By NEIL HARTNELL
Tribune Business Editor
The government “doesn’t have the headroom” to rescue the Bahamian economy from the coronavirus crisis through a package of tax cuts and waivers, a governance reformer argued yesterday.
Robert Myers, pictured, the Organisation for Responsible Governance’s (ORG) principal, told Tribune Business that The Bahamas would simply have to rely on the existing tools provided by the National Insurance Board’s (NIB) unemployment benefit and sick pay to protect its citizens from the sharp recession it likely faces due to the pandemic.
He said the government, through the Public Treasury, simply had nothing more to give in the form of tax breaks and other relief given the post-Dorian fiscal crisis that emerged several months before anyone heard of COVID-19.
Mr Myers added that The Bahamas needed “to get back from the fiscal cliff rather than lean further over it” given the projected near five-fold increase in the 2019-2020 fiscal deficit to $677.5m, and $1.5bn rise in the national debt over the next five years.
Arguing that the coronavirus pandemic “will pass”, he said the government already had enough to grapple with given the increased medical costs it will incur to test, contain and treat the coronavirus.
“I don’t think the government can provide any. They just don’t have the funding for it,” Mr Myers replied, when asked by Tribune Business whether the government had little choice but to offer a fiscal stimulus package to prevent numerous Bahamian businesses from failing and the resultant loss of thousands of jobs, which would threaten to tank the whole economy.
“They just don’t have the headroom,” he reiterated. “Any dollars you don’t pay the government now means you put it at greater risk. It’s just that simple. The government is broke. They don’t have any funds to give you. Anything they do in that capacity puts the government further into debt, and moves us closer to the fiscal cliff or pushes us over the fiscal cliff.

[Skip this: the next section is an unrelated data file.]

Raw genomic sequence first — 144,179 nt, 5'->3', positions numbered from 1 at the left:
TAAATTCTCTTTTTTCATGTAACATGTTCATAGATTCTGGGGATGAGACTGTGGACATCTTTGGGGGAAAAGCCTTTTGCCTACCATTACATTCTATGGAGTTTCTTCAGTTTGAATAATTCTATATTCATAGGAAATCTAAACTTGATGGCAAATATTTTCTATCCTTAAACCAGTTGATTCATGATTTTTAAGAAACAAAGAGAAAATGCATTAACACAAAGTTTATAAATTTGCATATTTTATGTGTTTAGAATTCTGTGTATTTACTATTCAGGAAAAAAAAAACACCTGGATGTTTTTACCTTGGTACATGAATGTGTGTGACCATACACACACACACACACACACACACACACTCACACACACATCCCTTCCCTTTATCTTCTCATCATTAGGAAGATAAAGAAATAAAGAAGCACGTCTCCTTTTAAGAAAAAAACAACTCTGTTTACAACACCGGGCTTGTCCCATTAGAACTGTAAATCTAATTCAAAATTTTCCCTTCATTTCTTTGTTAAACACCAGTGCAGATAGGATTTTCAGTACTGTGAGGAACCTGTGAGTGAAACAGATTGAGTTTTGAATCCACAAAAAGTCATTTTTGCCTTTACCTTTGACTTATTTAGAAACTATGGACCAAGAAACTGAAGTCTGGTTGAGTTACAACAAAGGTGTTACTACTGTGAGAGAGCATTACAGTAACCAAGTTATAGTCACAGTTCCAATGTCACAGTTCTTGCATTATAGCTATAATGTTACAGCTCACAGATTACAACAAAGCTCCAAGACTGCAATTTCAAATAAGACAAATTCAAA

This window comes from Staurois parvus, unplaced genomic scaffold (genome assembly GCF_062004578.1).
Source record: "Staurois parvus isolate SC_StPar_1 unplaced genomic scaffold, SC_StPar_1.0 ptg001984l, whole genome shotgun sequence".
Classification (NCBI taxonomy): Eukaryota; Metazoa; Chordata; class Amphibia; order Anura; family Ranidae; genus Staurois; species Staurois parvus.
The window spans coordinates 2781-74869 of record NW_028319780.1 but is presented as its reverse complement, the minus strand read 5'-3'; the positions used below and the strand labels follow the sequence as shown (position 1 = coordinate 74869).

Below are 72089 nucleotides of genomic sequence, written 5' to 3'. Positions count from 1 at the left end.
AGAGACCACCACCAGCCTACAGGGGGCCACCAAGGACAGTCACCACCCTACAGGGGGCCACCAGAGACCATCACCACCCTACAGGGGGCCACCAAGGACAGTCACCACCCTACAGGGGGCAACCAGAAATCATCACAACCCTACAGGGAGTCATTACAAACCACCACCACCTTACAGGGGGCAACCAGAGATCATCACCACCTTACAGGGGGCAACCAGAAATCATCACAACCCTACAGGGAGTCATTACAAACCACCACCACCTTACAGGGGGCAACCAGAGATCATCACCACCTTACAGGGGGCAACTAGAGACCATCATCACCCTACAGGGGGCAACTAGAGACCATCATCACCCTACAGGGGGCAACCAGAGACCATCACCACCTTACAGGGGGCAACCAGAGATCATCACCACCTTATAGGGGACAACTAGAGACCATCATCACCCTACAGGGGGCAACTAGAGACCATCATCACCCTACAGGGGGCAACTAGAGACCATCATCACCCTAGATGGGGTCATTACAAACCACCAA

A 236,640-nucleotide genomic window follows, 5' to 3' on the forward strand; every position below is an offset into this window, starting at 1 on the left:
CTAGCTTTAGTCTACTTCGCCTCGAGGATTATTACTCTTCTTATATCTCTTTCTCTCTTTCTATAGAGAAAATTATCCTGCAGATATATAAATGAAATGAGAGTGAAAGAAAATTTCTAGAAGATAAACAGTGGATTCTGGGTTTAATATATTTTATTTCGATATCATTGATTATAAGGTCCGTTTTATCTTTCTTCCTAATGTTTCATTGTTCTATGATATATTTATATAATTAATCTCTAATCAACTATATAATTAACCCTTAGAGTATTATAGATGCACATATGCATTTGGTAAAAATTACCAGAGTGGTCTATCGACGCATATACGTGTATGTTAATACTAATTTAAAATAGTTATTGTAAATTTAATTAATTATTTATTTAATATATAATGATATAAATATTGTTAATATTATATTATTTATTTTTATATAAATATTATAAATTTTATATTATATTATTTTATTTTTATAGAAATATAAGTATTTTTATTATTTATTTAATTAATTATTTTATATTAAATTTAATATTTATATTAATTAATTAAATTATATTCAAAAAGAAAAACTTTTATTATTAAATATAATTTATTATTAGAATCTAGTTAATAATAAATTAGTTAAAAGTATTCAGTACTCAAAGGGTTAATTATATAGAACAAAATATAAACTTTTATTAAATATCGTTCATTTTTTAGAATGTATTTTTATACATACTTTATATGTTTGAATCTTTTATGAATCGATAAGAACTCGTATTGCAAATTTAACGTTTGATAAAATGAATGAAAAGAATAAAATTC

“Who are we trying to kid here? We’re already in bad shape. We’re leaning over the fiscal cliff, and we have to try and get ourselves back in rather than leaning further out. There just isn’t any headroom. This thing [the coronavirus] will pass. The Government is going to have enough expenses on its own with medical costs.
“The Bahamas already has a far more liberal labour policy than the US with sick pay and unemployment benefit. We need to start with what is existing. NIB is going to have to pay. That’s what we pay it for. I don’t see the need for the Government to extend themselves any further beyond covering the hospitals and the clinics.”
Mr Myers argued that The Bahamas’ fiscal priority should be escaping its “very dangerous debt crisis” once the coronavirus pandemic had passed, especially given that interest payments will hit $400m by the 2020-2022 fiscal year.
“We just need to keep things as tight as possible and hopefully not have to go into massive borrowing for this as we just don’t have it,” he added. “There’s no more can to kick. We’ve done kicked the can into a dead-end cul de sac. Now we’re going to have to turn around and kick our way out of it.”
Mr Myers echoed Sir Franklyn Wilson, the Arawak Homes and Sunshine Holdings chairman, in arguing that the Government needed to re-purpose expenditure from its existing Budget to combat the economic fall-out from the coronavirus crisis as opposed to undertaking more borrowing when it simply did not have the capacity to absorb it.
“The writing is on the wall,” Mr Myers told Tribune Business. “We have to pay for it from existing expenditures. Find cut backs and get it from elsewhere. This is about taking from Peter to pay Paul. The goal is not to get into more deficit spending.
“The Government has to rob Peter to pay Paul, and find that money elsewhere in its budget and live within its means. Otherwise we’re going to go down in flames. We just can’t keep doing what we’re doing. The rating agencies have put a shot across our bow. We cannot have reduced GDP and more deficit spending, and not think we have to change. We have to smarten up.
“We have to look internally, fund funding and be more efficient. The only way this turns is if the Government takes efficiency and productivity seriously. It’s very clear to any clear thinking person that the Government has to start taking responsibility for its situation. They are the 5,000 pound gorilla in the room.”